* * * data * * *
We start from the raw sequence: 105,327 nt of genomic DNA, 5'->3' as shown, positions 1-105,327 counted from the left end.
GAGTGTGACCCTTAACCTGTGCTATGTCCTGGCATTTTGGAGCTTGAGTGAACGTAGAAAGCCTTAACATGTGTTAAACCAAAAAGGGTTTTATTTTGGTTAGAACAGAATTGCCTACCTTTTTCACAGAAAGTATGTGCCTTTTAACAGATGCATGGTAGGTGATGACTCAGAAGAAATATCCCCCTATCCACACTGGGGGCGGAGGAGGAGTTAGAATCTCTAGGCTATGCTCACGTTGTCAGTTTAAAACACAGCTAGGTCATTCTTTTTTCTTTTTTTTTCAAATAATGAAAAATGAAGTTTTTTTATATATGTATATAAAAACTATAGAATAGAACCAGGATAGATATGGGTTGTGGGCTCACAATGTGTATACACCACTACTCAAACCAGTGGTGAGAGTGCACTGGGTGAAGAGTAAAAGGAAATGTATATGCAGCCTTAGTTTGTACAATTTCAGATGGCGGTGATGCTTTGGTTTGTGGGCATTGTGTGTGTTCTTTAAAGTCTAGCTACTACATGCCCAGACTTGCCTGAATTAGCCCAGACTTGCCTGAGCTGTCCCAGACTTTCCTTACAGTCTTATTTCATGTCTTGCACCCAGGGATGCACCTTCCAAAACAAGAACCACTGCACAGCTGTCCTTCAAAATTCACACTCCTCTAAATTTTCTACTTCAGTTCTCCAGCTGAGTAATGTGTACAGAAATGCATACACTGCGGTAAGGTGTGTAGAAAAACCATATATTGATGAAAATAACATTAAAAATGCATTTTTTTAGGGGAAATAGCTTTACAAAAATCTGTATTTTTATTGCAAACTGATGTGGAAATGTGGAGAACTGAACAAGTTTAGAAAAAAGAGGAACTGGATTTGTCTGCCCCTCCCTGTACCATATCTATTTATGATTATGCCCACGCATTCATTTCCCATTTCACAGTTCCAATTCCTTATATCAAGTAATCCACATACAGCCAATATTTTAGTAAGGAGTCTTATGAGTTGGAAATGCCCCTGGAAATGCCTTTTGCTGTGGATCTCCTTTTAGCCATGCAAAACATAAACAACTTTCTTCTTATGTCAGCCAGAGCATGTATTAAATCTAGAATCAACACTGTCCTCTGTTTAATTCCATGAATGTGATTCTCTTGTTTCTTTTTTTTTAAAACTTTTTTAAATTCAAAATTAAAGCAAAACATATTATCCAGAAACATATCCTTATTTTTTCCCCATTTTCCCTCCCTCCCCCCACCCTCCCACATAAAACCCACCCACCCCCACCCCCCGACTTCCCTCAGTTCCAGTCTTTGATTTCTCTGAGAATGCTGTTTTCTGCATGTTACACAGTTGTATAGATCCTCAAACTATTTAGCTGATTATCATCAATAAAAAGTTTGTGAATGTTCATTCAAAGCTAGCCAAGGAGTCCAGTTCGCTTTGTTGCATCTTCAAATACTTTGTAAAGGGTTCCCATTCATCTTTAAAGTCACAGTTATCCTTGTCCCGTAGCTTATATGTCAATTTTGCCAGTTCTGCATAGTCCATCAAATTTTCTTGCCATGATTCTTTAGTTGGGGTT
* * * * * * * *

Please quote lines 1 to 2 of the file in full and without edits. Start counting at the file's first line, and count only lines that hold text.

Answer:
We start from the raw sequence: 105,327 nt of genomic DNA, 5'->3' as shown, positions 1-105,327 counted from the left end.
GAGTGTGACCCTTAACCTGTGCTATGTCCTGGCATTTTGGAGCTTGAGTGAACGTAGAAAGCCTTAACATGTGTTAAACCAAAAAGGGTTTTATTTTGGTTAGAACAGAATTGCCTACCTTTTTCACAGAAAGTATGTGCCTTTTAACAGATGCATGGTAGGTGATGACTCAGAAGAAATATCCCCCTATCCACACTGGGGGCGGAGGAGGAGTTAGAATCTCTAGGCTATGCTCACGTTGTCAGTTTAAAACACAGCTAGGTCATTCTTTTTTCTTTTTTTTTCAAATAATGAAAAATGAAGTTTTTTTATATATGTATATAAAAACTATAGAATAGAACCAGGATAGATATGGGTTGTGGGCTCACAATGTGTATACACCACTACTCAAACCAGTGGTGAGAGTGCACTGGGTGAAGAGTAAAAGGAAATGTATATGCAGCCTTAGTTTGTACAATTTCAGATGGCGGTGATGCTTTGGTTTGTGGGCATTGTGTGTGTTCTTTAAAGTCTAGCTACTACATGCCCAGACTTGCCTGAATTAGCCCAGACTTGCCTGAGCTGTCCCAGACTTTCCTTACAGTCTTATTTCATGTCTTGCACCCAGGGATGCACCTTCCAAAACAAGAACCACTGCACAGCTGTCCTTCAAAATTCACACTCCTCTAAATTTTCTACTTCAGTTCTCCAGCTGAGTAATGTGTACAGAAATGCATACACTGCGGTAAGGTGTGTAGAAAAACCATATATTGATGAAAATAACATTAAAAATGCATTTTTTTAGGGGAAATAGCTTTACAAAAATCTGTATTTTTATTGCAAACTGATGTGGAAATGTGGAGAACTGAACAAGTTTAGAAAAAAGAGGAACTGGATTTGTCTGCCCCTCCCTGTACCATATCTATTTATGATTATGCCCACGCATTCATTTCCCATTTCACAGTTCCAATTCCTTATATCAAGTAATCCACATACAGCCAATATTTTAGTAAGGAGTCTTATGAGTTGGAAATGCCCCTGGAAATGCCTTTTGCTGTGGATCTCCTTTTAGCCATGCAAAACATAAACAACTTTCTTCTTATGTCAGCCAGAGCATGTATTAAATCTAGAATCAACACTGTCCTCTGTTTAATTCCATGAATGTGATTCTCTTGTTTCTTTTTTTTTAAAACTTTTTTAAATTCAAAATTAAAGCAAAACATATTATCCAGAAACATATCCTTATTTTTTCCCCATTTTCCCTCCCTCCCCCCACCCTCCCACATAAAACCCACCCACCCCCACCCCCCGACTTCCCTCAGTTCCAGTCTTTGATTTCTCTGAGAATGCTGTTTTCTGCATGTTACACAGTTGTATAGATCCTCAAACTATTTAGCTGATTATCATCAATAAAAAGTTTGTGAATGTTCATTCAAAGCTAGCCAAGGAGTCCAGTTCGCTTTGTTGCATCTTCAAATACTTTGTAAAGGGTTCCCATTCATCTTTAAAGTCACAGTTATCCTTGTCCCGTAGCTTATATGTCAATTTTGCCAGTTCTGCATAGTCCATCAAATTTTCTTGCCATGATTCTTTAGTTGGGGTT